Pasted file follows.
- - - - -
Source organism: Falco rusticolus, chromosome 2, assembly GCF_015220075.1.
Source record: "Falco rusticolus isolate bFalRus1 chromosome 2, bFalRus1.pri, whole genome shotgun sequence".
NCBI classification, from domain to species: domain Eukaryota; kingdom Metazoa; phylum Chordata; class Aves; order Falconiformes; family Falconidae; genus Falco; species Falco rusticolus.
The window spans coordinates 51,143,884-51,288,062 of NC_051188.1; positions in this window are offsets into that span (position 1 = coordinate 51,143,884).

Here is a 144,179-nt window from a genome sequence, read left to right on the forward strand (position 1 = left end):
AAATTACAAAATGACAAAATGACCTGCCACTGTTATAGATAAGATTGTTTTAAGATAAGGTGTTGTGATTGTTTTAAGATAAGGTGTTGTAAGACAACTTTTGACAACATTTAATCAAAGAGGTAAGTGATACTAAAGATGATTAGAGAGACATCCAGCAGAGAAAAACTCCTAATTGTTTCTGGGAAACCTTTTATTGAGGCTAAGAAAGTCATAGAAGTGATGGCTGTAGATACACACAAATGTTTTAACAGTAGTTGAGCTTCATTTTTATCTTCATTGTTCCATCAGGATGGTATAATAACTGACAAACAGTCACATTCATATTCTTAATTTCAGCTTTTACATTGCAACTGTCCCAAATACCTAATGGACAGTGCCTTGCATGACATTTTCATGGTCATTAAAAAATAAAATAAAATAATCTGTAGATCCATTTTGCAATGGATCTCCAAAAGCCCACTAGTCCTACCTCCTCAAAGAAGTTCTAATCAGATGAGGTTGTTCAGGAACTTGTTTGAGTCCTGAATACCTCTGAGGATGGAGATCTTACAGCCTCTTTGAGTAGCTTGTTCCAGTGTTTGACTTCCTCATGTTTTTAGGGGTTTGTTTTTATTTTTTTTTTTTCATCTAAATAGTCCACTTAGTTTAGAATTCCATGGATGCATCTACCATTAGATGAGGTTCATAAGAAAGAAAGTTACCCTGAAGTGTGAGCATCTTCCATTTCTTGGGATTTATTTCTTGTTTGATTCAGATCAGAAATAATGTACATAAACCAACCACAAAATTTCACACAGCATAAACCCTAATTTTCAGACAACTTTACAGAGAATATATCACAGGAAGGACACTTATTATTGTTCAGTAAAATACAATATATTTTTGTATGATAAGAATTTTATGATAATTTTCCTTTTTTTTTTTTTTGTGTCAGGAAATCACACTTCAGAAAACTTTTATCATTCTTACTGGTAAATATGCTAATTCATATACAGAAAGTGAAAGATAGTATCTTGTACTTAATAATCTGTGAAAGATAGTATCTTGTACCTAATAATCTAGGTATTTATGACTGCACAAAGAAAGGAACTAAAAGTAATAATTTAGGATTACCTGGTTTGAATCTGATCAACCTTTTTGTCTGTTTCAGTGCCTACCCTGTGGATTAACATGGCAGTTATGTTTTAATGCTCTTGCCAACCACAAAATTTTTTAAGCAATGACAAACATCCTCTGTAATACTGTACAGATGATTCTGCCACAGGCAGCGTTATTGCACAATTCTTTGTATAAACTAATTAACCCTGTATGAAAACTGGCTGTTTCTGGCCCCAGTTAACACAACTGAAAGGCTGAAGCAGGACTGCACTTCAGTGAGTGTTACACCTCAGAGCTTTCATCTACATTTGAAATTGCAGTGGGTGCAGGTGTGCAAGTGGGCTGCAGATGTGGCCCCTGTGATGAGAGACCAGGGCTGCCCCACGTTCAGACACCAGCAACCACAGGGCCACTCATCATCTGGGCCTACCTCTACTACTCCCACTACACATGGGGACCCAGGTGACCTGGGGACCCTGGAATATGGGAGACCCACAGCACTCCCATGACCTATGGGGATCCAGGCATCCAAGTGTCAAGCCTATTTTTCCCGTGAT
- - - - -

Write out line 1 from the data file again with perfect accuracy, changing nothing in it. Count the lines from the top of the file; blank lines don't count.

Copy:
Source organism: Falco rusticolus, chromosome 2, assembly GCF_015220075.1.